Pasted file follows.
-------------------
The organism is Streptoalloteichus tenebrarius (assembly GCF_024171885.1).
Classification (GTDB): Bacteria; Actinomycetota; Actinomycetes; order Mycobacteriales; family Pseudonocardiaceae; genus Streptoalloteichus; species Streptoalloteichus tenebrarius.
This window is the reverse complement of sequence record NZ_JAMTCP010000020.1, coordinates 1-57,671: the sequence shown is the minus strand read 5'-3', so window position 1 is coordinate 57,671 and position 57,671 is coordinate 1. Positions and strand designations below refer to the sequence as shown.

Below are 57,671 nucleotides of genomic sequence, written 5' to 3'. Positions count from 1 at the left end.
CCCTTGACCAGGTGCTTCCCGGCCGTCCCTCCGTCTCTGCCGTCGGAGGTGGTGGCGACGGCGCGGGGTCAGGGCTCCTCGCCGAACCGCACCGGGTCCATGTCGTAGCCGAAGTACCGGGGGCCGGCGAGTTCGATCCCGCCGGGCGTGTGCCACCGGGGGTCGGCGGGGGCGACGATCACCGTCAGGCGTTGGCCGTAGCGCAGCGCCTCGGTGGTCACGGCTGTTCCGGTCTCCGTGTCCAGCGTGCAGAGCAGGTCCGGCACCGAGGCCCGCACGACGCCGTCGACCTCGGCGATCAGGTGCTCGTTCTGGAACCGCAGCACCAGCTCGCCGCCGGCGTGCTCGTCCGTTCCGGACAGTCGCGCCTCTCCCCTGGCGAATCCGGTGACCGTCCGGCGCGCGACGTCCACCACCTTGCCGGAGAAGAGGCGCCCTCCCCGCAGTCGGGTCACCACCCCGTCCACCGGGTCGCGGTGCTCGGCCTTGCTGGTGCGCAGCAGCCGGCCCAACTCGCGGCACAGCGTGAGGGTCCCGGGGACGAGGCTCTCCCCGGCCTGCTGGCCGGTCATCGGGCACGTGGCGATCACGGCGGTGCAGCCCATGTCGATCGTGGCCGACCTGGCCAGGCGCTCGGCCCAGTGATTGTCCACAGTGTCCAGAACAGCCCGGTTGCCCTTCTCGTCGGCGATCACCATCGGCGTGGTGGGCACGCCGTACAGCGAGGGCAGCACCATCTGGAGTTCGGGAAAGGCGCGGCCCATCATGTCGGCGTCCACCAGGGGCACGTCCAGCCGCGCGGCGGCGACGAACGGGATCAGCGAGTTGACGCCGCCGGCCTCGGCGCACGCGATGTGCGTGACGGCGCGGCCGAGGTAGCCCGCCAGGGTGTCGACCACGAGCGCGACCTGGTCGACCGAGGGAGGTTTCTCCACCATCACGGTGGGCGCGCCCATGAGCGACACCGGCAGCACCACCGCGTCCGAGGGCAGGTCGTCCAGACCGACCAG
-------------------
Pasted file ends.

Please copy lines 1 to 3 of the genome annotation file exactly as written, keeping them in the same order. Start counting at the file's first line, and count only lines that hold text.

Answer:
The organism is Streptoalloteichus tenebrarius (assembly GCF_024171885.1).
Classification (GTDB): Bacteria; Actinomycetota; Actinomycetes; order Mycobacteriales; family Pseudonocardiaceae; genus Streptoalloteichus; species Streptoalloteichus tenebrarius.
This window is the reverse complement of sequence record NZ_JAMTCP010000020.1, coordinates 1-57,671: the sequence shown is the minus strand read 5'-3', so window position 1 is coordinate 57,671 and position 57,671 is coordinate 1. Positions and strand designations below refer to the sequence as shown.